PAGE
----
Again, Medium finishes ahead of WordPress as its entire UI has a narrow purpose – creating content as quickly as possible and without obstacles.
Even for those who know what they’re doing, establishing a WordPress site is an ongoing process, with many options, decisions, and trial and error. If Medium is the apple, WordPress is the orchard.
Customization and control
Despite its two central selling points – it’s free and easy to use – Medium is not a site to do as you please. Medium makes it easy to create content because content is what Medium needs. Your ability to customize your space on the platform is limited.
You can change the look of your blog’s homepage (or publication, as Medium references it) using preloaded themes.
Logos, page layouts, headers, backgrounds, and a few additional settings are also customizable. Medium has a professionalism to it that is easy to admire. It’s clean, uniform, and easy to read, search, write, and publish on. And that’s the point.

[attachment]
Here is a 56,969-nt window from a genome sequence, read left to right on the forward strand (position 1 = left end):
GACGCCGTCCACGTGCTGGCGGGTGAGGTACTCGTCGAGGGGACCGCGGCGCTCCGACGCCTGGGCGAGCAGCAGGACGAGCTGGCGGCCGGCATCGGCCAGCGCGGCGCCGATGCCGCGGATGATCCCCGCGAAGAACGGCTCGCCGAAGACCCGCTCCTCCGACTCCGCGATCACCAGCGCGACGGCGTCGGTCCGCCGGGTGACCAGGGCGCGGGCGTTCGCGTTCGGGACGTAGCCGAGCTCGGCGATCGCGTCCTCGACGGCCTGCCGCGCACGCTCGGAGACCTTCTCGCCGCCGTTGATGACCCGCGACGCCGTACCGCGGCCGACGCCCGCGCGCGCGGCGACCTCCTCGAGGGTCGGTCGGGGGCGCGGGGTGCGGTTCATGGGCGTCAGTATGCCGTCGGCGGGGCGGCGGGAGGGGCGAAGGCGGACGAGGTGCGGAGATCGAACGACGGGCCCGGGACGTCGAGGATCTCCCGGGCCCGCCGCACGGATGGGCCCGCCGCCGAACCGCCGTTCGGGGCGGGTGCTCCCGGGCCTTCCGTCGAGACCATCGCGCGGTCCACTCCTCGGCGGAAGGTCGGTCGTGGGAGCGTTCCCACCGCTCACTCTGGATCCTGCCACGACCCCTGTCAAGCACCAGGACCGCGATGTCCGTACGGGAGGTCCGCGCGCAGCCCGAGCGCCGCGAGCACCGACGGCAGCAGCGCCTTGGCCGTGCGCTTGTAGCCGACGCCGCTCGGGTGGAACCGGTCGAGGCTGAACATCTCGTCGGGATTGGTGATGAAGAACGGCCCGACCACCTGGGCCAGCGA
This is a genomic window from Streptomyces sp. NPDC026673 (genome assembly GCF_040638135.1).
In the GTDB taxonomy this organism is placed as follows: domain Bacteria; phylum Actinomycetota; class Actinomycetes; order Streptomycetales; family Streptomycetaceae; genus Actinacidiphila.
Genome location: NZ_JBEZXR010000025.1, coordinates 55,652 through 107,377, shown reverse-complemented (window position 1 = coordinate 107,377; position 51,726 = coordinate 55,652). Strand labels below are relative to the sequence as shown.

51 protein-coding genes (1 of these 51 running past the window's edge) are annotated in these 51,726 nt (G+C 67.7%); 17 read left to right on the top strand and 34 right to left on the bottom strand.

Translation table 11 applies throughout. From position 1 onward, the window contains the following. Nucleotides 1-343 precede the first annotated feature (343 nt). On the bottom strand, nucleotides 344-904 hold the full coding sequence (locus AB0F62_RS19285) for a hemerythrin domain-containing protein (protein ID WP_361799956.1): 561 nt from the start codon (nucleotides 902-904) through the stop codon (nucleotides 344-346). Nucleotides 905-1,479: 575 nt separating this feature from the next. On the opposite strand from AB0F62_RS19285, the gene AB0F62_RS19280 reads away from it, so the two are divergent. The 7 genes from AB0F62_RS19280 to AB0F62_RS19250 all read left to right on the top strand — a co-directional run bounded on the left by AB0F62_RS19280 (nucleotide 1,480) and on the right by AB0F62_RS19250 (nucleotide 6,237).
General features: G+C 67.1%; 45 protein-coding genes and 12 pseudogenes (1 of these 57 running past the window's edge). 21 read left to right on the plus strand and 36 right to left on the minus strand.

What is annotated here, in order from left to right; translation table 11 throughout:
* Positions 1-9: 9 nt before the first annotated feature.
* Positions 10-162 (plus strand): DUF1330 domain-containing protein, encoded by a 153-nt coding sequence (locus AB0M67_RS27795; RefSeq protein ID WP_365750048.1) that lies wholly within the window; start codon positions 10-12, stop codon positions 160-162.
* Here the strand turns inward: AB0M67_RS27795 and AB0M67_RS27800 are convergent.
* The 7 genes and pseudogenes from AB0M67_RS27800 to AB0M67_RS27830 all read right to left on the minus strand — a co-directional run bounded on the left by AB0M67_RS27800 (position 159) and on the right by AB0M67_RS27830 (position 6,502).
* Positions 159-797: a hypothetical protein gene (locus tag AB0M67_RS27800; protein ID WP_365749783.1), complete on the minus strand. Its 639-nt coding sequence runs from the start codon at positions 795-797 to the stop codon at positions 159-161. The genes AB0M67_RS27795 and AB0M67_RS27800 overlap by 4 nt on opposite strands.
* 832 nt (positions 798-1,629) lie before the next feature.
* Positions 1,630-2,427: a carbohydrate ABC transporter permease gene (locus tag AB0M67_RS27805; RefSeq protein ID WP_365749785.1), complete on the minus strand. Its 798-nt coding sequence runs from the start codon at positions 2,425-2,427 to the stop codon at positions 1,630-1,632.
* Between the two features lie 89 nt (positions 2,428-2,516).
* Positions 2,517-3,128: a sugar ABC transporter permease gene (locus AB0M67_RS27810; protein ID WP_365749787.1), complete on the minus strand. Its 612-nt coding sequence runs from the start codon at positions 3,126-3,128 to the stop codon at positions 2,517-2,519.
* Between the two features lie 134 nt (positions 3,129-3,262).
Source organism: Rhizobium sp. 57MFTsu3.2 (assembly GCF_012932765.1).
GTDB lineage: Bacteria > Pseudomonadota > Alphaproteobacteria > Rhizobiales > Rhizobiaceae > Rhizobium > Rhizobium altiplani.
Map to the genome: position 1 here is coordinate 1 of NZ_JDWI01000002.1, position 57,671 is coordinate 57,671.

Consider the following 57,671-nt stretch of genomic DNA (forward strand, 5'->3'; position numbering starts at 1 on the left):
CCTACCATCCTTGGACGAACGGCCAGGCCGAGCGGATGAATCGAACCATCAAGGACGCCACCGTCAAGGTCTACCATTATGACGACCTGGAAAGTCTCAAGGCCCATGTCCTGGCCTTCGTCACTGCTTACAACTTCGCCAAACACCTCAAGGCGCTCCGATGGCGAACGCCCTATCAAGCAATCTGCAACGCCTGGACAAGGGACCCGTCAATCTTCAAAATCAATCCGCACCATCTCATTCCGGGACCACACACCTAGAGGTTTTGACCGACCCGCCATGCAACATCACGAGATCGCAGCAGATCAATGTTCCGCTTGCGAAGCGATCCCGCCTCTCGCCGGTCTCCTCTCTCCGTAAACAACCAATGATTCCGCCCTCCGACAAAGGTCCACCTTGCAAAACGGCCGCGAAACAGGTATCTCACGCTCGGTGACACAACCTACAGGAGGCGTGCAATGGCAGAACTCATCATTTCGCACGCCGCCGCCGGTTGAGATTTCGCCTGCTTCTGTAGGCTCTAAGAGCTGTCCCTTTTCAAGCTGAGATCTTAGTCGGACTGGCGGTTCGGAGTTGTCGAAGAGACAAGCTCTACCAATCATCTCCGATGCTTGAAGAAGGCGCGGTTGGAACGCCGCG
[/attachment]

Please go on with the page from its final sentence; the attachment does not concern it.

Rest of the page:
Many bloggers won’t mind this and welcome content as the focal point. Others may appreciate what Medium is trying to achieve but are disappointed their presence on the site doesn’t fully represent them as content creators.
To appreciate the amount of customization possible with WordPress, consider the following companies employing the platform for some or all of their website needs:
- BBC America – for users to access their U.S. television lineup and library of shows
- Realtor.com – for their real estate news section
- Sony Music – for their official website
- Sweden – for the country’s official informational website
- The Walt Disney Company – for their corporate website